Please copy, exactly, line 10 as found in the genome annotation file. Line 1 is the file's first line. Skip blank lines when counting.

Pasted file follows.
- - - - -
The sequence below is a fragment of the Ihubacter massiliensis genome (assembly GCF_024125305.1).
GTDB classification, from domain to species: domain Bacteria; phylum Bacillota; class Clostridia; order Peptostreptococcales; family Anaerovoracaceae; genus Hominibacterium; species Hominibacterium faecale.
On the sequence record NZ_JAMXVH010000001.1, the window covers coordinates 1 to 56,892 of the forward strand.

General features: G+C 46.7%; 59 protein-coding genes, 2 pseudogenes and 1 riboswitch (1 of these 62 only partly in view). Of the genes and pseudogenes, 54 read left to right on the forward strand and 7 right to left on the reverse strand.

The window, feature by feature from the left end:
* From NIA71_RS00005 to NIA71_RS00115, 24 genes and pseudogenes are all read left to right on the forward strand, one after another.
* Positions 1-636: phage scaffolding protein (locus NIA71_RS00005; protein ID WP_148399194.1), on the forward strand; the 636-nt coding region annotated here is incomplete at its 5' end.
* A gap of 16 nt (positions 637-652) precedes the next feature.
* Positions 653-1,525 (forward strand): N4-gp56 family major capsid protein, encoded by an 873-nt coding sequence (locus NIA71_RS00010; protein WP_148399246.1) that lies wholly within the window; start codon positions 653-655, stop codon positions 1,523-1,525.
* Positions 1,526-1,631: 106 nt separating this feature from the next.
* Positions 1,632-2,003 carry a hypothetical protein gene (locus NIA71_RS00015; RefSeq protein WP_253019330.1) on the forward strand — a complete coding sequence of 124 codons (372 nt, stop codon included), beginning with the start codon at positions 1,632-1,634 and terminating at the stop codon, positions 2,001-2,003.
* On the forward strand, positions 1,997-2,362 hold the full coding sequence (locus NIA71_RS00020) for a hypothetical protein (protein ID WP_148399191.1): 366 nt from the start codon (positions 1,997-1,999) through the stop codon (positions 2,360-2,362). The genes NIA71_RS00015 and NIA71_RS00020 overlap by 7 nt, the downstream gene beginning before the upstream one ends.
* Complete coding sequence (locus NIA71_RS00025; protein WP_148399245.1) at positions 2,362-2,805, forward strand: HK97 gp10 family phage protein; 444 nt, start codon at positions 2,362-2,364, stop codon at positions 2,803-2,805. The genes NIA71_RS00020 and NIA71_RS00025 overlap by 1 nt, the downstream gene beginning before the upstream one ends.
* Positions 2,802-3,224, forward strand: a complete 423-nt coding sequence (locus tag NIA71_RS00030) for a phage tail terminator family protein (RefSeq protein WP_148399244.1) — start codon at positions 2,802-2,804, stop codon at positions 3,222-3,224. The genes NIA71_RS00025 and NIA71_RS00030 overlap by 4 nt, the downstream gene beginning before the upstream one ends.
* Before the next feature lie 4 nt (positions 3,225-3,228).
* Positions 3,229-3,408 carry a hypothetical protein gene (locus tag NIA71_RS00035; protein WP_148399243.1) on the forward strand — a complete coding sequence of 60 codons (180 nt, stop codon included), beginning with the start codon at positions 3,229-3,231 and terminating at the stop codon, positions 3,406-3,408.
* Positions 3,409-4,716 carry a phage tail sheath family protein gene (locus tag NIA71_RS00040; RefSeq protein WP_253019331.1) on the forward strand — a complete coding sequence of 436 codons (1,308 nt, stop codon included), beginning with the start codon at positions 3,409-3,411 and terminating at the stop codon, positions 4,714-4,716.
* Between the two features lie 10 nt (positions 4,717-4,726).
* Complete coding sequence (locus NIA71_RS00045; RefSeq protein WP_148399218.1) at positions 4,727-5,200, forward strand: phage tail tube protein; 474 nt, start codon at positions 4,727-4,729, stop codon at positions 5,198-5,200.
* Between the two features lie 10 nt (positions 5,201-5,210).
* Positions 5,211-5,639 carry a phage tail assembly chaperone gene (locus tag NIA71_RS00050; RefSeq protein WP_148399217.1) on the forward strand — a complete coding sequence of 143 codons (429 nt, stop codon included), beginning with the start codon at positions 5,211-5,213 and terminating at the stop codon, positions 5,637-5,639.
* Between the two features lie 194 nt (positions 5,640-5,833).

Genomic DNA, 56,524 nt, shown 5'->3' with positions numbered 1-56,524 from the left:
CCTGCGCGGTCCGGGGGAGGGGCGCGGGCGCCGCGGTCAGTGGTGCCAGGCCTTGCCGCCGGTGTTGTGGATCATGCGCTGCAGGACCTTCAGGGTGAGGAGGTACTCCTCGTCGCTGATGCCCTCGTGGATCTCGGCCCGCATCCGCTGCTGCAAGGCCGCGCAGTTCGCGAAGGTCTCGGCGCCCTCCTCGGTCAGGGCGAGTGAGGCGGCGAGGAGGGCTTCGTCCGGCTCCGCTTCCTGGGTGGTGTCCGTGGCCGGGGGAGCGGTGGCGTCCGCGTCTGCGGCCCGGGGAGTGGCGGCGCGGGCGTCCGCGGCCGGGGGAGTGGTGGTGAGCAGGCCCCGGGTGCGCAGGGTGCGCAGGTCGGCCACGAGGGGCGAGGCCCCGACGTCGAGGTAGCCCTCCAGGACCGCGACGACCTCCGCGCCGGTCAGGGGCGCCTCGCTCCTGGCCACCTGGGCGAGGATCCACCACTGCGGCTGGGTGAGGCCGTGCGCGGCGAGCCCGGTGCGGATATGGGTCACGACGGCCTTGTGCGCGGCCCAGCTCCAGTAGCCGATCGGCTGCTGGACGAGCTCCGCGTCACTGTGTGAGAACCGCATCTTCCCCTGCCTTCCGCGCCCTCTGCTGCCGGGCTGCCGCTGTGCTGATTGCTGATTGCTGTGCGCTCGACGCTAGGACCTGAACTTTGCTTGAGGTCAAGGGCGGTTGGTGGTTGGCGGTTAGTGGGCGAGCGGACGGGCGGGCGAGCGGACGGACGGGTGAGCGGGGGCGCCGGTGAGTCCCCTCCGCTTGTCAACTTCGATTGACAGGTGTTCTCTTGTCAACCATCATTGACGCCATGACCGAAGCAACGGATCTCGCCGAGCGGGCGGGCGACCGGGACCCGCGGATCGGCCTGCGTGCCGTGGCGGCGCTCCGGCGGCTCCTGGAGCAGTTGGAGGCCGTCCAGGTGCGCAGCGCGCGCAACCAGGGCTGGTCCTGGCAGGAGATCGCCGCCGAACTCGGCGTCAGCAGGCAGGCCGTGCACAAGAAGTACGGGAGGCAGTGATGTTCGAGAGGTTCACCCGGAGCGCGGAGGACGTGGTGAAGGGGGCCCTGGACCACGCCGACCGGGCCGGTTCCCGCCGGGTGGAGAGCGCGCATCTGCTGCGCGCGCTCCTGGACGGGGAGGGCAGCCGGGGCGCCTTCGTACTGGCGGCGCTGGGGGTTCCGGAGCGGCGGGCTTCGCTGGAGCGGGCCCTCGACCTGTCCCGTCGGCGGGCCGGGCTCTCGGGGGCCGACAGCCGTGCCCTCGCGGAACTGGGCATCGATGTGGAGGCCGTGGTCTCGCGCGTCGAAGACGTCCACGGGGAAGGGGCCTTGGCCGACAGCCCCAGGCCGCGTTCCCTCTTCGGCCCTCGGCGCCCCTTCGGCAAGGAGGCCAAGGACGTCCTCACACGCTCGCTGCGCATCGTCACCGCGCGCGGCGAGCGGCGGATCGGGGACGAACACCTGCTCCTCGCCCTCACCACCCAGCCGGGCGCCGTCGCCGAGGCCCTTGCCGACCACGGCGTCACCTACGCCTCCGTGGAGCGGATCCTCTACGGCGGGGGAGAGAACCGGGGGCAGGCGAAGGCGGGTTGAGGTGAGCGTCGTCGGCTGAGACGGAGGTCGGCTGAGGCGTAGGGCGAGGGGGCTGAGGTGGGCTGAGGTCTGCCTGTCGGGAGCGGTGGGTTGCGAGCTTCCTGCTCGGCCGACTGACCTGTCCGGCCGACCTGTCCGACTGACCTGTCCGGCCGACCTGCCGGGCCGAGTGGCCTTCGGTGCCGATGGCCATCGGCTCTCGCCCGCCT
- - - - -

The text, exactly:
* Positions 1,526-1,631: 106 nt separating this feature from the next.